Backstage in February
Hosting a harpsichord, learning a language and recording it all
I am listening to …
a tribute to Pauline Viardot, with mezzo soprano Marina Viotti, Christophe Rousset and Les Talens Lyriques. If you have yet to discover Marina or Pauline, one of the great sopranos of the mid-19th century, and a fiercely independent artist, give this a listen and also check out The Europeans by Orlando Figes, which has Pauline, her impresario husband and the writer Ivan Turgenev at its centre. Focusing on their individual biographies as well as their relationship(s) whilst carefully dissecting how the rise of the railway and subsequent travel craze, combined with new printing methods, mass communications and new laws of national and international copyright created a perfect environment for the arts to flourish.
I am looking at …
the harpsichord. Bach Club have a concert coming up in London on the 17th March, which will be all about the HARPSICHORD, linking the past to the present and to a promising future. Soundworlds will not collide but meet at eye level.
Bach Club commissioned composer Héloïse Werner, a rising figure on the contemporary music scene (and a lovely human), and she not only came up with a new piece for the harpsichord and small ensemble, but also the title of the concert: ‘a beautiful object’. In this, her first piece for the harpsichord, Héloïse approaches the instrument, quite literally, with care and curiosity, before diving in to discover and explore the very nature of this ‘beautiful object’ in her distinct style. Also included in this concert is music by Purcell/Britten/Siwczak, fabulous Baroque composer Elisabeth de la Guere, Manuel de Falla, and Stephen Dodgson.
Paweł Siwczak, harpsichordist and Bach Club’s artistic director, is the host during the concert, guiding the audience, and introducing them to his instrument and each piece in his relaxed style.
Pawel and I have this ongoing discussion on how to open up concerts and repertoire without turning them into lecture recitals … how best to inform and entertain newbies and seasoned concert-goers at the same time.
Not every concert lends itself to this format, but to stay relevant and open to new audiences it might be helpful for the performers on stage to consider themselves as hosts of the evening. The venue is your ‘living room’ tonight and you want everyone to feel comfortable and to enjoy themselves. So, introducing your colleagues, the programme you have put together, the backstory of a chosen piece, especially if new or unfamiliar to many, seems like the thing to do.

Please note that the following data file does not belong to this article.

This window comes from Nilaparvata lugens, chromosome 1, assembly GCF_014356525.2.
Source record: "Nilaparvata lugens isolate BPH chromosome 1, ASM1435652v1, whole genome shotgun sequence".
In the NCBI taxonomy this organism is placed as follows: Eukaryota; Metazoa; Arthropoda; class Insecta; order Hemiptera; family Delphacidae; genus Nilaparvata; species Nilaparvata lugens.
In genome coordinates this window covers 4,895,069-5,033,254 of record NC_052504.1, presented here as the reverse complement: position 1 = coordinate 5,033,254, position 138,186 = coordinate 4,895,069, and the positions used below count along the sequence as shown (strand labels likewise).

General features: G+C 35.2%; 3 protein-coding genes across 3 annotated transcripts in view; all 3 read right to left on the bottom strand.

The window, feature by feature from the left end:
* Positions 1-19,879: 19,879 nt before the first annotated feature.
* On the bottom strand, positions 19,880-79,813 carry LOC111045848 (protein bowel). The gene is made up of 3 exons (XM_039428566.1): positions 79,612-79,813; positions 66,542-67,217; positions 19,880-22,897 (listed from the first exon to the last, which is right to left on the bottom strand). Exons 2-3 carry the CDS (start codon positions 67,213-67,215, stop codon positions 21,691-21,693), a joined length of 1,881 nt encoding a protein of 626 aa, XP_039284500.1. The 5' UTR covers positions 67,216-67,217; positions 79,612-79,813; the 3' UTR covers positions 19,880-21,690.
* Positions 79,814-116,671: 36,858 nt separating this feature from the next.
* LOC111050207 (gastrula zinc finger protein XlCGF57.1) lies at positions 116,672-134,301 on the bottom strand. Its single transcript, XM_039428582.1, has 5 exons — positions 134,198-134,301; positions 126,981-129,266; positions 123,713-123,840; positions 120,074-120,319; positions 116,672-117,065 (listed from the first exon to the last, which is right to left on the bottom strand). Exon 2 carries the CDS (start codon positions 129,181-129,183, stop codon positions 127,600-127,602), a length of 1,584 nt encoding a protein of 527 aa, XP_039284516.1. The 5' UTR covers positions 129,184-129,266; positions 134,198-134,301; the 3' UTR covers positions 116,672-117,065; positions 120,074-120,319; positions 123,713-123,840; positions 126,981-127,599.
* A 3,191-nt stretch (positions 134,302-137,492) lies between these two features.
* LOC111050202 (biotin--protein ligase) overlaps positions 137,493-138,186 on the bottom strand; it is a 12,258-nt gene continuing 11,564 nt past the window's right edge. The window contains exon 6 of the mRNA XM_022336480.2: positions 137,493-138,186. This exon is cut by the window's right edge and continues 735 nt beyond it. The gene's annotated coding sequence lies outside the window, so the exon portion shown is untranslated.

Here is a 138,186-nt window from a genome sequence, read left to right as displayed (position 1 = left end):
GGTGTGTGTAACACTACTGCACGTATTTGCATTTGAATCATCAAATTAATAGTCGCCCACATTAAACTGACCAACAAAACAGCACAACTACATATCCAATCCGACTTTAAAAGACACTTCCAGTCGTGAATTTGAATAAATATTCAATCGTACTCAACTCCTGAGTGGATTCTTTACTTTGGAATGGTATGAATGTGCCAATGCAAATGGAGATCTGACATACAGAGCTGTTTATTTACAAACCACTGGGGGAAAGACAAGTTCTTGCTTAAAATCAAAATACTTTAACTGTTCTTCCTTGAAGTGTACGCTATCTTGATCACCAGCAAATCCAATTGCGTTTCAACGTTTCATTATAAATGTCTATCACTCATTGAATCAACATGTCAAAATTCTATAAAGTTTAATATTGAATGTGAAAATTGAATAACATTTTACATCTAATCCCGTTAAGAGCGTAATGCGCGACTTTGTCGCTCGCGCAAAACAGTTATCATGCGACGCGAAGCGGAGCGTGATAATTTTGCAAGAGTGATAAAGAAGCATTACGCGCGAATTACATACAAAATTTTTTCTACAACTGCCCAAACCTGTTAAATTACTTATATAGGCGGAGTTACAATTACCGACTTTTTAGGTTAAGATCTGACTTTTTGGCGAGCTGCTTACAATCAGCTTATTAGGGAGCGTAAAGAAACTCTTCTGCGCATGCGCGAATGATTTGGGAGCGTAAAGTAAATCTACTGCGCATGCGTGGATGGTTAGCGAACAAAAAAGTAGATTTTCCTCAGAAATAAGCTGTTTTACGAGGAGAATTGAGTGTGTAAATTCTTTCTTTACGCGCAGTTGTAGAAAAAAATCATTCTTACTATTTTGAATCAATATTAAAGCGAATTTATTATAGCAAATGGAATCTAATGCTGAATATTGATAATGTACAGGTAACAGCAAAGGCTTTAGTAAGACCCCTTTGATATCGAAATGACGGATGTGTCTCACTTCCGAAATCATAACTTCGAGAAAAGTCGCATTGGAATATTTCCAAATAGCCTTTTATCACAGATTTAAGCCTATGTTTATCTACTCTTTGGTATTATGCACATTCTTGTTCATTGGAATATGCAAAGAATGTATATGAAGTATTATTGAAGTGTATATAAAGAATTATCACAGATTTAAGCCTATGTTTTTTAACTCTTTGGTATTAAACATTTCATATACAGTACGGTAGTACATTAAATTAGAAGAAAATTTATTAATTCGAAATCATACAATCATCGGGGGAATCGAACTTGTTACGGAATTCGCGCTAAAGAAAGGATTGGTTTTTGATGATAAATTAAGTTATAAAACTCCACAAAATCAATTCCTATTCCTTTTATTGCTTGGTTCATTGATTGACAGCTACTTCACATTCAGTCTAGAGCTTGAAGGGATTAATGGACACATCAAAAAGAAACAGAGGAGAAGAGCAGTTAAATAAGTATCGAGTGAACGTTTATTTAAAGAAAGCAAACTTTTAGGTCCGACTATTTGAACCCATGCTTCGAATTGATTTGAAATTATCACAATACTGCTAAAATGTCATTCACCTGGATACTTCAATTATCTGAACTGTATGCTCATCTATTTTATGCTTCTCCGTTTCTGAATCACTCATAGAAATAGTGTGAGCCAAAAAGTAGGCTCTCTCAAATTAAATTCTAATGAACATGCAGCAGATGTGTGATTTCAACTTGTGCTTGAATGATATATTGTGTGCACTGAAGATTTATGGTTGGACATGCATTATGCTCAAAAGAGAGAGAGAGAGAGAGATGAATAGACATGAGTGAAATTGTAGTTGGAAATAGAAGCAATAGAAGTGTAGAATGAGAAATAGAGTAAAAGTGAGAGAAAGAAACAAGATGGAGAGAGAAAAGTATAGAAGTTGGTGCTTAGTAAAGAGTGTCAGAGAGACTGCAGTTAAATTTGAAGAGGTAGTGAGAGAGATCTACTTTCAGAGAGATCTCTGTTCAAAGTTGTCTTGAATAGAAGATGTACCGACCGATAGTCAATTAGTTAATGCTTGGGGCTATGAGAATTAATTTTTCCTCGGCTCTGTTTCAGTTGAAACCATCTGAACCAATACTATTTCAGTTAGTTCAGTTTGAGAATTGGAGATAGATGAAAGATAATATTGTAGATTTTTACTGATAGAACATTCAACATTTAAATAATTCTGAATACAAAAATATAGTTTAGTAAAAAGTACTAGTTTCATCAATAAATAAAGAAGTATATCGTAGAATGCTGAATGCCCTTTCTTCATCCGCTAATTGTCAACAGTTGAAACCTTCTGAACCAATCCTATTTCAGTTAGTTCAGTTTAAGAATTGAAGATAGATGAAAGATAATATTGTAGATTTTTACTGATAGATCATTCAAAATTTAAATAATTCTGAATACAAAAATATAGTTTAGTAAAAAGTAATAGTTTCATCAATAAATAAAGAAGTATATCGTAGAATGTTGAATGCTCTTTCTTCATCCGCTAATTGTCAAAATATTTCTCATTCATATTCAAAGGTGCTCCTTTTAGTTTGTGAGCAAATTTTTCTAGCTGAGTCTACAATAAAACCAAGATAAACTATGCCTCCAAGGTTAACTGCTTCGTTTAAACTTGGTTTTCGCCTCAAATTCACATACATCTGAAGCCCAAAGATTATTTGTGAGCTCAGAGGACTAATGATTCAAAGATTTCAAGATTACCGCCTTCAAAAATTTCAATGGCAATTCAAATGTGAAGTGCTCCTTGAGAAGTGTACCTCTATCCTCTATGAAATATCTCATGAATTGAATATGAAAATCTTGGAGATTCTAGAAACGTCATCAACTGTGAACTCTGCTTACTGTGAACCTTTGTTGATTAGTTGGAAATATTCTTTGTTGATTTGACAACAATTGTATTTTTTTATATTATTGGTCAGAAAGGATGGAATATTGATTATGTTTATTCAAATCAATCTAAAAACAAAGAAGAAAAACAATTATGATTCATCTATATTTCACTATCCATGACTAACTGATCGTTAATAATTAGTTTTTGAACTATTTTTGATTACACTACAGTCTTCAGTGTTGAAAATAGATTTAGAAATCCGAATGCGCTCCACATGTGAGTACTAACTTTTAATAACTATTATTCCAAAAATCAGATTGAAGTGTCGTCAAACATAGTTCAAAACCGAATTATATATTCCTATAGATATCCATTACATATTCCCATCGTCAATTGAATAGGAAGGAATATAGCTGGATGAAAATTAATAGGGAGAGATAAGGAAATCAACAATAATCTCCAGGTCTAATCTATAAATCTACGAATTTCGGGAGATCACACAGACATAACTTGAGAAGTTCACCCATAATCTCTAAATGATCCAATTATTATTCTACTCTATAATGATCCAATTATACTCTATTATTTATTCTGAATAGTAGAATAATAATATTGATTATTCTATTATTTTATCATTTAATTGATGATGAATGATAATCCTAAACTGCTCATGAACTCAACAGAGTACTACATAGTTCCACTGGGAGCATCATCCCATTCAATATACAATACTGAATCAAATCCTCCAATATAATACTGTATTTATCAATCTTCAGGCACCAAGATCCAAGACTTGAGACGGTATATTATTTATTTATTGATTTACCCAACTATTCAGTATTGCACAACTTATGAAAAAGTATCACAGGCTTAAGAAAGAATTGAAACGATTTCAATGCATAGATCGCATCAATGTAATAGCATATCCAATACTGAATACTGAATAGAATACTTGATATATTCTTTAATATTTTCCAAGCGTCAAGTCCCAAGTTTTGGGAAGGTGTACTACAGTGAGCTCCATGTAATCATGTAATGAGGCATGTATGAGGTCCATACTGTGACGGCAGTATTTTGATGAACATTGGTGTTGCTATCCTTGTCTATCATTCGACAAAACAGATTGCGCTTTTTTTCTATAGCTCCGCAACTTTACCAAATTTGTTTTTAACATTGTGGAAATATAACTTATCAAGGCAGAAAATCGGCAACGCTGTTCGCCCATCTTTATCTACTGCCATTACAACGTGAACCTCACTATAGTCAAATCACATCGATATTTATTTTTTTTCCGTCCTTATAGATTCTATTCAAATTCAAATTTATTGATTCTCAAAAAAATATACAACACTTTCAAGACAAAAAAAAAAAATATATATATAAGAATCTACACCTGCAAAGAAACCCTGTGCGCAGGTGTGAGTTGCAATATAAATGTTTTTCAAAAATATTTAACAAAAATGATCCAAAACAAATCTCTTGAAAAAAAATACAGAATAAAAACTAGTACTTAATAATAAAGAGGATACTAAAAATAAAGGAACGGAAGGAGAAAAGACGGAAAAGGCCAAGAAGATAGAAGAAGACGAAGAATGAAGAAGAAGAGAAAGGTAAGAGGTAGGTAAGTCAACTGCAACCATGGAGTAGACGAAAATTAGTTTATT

I believe that in this way we not only build a relationship between the audience and the musicians on stage, we help form and support a connection between the audience and the music. And it is exactly this connection we love, and which is such an essential part of performing in public. And when it happens, you feel it on stage, you feel it in the auditorium, and you can even feel it backstage.
I am reading …
Fifty Sounds by Polly Barton, a very personal dictionary of Japanese, in which she reflects on how she learned the language.
Barton describes the beginning as a kind of “sensory bombardment”, being physically taken over by a language that turns your head into an “echo chamber”, filled with not just new words and rules but a whole new set of ideas described within.
It feels true to say that before I properly spoke or understood Japanese, … it assumed the role of a constant internal soundtrack. … When I closed my eyes at night I was souped in them, sounds that hovered between known and unknown, as if comprehensibility were not in fact the currency in which my brain dealt any more, and what was being processed was rather the rhythms.
In another chapter Barton goes on to describe the sense of freedom in speaking another language, as certain constructs, constraints and social codes fall away when trying on different words and sounds. There is this “hallowed period” when learning a foreign language, where we understand the meaning but are not yet affected by its context.
I don’t think it is too far fetched to see similarities with diving into unknown sound worlds as a musician or listener. Listening to new soundscapes, to unfamiliar contemporary music, I definitely feel like hovering between the known and the unknown, and I love how Barton describes this stage. It is like understanding some words but not quite knowing the grammar; just happily ‘souped’ in the sound.
This ‘hallowed period’ can also make you leave behind certain inhibitions and constraints, just like learning a new language. I have been to some fantastic concerts where genres were mixed and musical cultures happily inspired each other. A lot of the times it was an absolute ear opener, and so much fun.
Maybe I can take Kate Molleson’s quote from her fantastic book Sound within Sound a little out of context and say that “if classical music is serious about wanting change, it needs to reclaim its innate and vital sense of adventure” and go travel.
and I like …
this recording approach, realised by Daniel Pioro on his latest album Saint Boy
“It was captured in an acoustically dead room with a whole array of mics – next to my face, under the violin, almost like a scientific set-up. The idea was to capture every tiny inflection and overtone and recreate what it is like for a fiddle-player having their ear right up against the instrument. The Tartini was my big thing of saying, ‘Come and sit inside the violin and be terrified with me – get excited with me.’ (Daniel Pioro talking about Tartini’s Violin Sonata ‘Devil’s Trill’ with BBC Music Magazine)
Thanks for reading,
PS There is a lot of reading, listening, research and travel involved in my line of work; I stumble across many interesting things, ideas and lots of music I can't just leave behind so I decided to write about them and share with you.